The CEESE was set up shortly after the first United Nation Conference on the human environment, held in Stockholm in 1972. It is made up of a multidisciplinary research team which devotes its activities to the quantitative and qualitative evaluation of the interactions between the economy and the environment. The Centre has accordingly acquired a strong expertise in the following areas:
These studies meet two principal objectives. On the one hand they assist the decision-makers to work out environmental policies in a present or future economic and social context and, on the other hand, they contribute to fundamental research into the relations between the economic and environmental spheres. A large part of the researches carried out at the CEESE have taken place on the basis of networks (the European research 5th framework program, CEN/ISS, COST) or/and in partnership with other Belgian and European universities. The Centre for Economic and Social Studies on the Environment (CEESE - ULB) is and was involved in several research programmes at European (TRESHOLDS, SUBAT, ARTISTS, STAIRRS, COST, TACIS, Preparation of "ExternE" project, etc) and at federal and regional levels. Its director, Dr. Walter Hecq was co-ordinator for many of these projects, or parts of them, and is still active in this role.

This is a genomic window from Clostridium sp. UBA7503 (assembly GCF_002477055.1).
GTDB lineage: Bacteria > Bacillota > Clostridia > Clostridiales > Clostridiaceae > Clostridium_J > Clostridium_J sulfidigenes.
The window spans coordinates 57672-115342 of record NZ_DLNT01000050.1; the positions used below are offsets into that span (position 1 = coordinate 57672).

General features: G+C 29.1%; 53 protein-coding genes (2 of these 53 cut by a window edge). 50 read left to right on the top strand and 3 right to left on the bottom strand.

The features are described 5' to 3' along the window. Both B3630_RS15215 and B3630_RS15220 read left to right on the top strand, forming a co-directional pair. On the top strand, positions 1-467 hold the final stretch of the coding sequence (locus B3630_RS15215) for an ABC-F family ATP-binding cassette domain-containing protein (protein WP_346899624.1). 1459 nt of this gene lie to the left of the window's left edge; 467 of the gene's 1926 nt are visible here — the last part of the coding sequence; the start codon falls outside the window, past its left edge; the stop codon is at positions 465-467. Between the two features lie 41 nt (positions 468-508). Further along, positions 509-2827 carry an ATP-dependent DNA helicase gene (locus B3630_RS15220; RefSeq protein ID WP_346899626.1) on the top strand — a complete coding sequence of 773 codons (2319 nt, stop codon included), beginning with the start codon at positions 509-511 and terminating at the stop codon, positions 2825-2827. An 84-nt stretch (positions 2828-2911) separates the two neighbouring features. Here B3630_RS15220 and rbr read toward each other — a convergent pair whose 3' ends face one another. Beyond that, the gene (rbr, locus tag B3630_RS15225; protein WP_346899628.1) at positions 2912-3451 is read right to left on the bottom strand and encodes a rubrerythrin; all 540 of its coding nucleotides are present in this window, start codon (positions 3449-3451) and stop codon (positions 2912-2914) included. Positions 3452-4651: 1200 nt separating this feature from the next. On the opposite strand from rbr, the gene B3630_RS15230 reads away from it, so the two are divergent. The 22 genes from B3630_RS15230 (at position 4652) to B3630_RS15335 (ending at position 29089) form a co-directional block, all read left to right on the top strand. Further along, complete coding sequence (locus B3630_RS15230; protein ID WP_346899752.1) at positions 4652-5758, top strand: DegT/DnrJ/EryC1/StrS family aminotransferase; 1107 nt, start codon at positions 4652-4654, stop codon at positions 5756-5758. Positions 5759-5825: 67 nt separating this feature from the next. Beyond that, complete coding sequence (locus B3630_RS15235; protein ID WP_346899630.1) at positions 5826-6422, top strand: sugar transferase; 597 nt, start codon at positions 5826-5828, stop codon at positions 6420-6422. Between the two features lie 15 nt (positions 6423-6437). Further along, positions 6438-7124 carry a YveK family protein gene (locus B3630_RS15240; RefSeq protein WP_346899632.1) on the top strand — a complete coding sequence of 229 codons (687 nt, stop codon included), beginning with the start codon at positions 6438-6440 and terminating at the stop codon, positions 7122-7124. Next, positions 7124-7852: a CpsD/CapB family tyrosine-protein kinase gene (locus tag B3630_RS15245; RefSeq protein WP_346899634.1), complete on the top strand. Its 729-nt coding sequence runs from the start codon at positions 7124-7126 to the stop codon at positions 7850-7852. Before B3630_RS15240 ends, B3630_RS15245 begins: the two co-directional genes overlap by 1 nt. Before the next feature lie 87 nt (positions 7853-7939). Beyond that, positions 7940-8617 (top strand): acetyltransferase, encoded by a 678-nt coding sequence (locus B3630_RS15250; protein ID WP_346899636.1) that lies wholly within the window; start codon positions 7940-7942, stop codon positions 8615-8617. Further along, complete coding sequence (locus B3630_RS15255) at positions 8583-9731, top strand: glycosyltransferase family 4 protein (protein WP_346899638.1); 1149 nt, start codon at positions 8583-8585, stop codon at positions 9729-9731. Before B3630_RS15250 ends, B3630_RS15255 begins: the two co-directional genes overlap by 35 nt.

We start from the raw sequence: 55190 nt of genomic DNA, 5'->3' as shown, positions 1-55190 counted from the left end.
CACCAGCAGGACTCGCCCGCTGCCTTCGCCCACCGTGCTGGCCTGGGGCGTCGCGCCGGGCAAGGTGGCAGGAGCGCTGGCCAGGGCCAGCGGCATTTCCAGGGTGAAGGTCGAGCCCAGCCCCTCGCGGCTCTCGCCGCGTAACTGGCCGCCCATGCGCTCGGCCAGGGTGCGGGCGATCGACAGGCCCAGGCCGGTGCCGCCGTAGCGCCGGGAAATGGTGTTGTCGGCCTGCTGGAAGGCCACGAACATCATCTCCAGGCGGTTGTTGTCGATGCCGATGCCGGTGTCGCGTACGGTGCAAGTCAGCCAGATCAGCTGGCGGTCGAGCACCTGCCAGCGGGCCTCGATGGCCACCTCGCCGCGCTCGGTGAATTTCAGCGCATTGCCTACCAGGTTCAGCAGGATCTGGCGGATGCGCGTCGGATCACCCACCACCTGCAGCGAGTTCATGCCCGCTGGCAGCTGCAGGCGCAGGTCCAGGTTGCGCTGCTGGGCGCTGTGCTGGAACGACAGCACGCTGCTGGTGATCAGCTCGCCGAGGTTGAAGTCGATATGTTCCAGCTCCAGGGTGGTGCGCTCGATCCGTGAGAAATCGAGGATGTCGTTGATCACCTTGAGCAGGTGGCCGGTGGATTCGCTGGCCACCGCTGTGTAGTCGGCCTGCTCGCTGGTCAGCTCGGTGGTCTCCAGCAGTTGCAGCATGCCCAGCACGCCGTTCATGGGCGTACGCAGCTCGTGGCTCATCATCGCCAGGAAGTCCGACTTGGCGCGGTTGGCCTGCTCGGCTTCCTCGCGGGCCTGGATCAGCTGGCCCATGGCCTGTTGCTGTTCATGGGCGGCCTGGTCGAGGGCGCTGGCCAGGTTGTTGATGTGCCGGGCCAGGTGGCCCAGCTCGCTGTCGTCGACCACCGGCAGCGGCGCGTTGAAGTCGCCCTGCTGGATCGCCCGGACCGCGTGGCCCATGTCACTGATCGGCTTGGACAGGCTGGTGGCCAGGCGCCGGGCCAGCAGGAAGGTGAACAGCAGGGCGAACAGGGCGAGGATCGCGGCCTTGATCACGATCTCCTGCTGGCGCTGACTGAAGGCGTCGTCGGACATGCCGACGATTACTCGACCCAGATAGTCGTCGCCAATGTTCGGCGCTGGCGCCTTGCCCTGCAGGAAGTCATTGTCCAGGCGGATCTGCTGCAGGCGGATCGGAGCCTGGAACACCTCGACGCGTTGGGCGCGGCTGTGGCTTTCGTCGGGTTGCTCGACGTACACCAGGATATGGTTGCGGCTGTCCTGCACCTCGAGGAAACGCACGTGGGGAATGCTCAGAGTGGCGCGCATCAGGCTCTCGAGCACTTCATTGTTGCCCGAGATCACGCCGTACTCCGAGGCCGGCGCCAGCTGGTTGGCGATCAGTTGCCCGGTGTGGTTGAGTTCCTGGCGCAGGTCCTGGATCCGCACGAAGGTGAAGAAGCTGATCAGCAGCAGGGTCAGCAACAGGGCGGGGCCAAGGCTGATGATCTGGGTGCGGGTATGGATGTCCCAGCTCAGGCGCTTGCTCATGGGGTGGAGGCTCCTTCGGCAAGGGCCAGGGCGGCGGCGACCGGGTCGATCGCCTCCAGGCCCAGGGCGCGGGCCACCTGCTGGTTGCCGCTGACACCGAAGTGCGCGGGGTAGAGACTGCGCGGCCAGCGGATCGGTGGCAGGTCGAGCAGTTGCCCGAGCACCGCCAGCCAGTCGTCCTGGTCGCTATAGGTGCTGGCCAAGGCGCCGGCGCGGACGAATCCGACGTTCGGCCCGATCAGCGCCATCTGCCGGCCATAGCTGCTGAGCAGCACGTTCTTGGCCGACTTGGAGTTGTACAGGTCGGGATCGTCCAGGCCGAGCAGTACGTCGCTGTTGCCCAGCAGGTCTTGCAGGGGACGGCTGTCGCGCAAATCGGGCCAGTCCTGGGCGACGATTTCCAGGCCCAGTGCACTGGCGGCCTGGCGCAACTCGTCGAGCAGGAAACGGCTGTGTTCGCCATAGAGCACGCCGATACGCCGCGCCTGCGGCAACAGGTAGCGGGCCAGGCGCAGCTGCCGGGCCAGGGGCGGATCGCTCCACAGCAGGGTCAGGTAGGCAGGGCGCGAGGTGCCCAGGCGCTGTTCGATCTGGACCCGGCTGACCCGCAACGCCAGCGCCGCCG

For more than 30 years, the department ETEC of the VUB has been active in the field of innovative and environmentally friendly vehicle technologies, mainly concerning the characterising, testing and demonstration of electric, hybrid and fuel cell vehicles and their components such as electric drives and batteries.
Since the early 90's, simulation techniques have been developed to determine the dynamic behaviour (consumption, emissions) of thermal (gasoline, diesel, CNG, etc.) and electric (battery, hybrid, fuel cell) vehicles. A software tool, VSP was developed to design and assess these types of power trains of passenger cars as well as in two-wheelers or heavy duty applications. The innovative approach is especially dedicated to evaluate power management strategies in hybrid power trains.
Furthermore, traffic modelling techniques are combined with vehicle emission simulations, resulting in the EMITRAFFIC software package that combines VSP, TRIPS (CUBE) and COPERT software tools.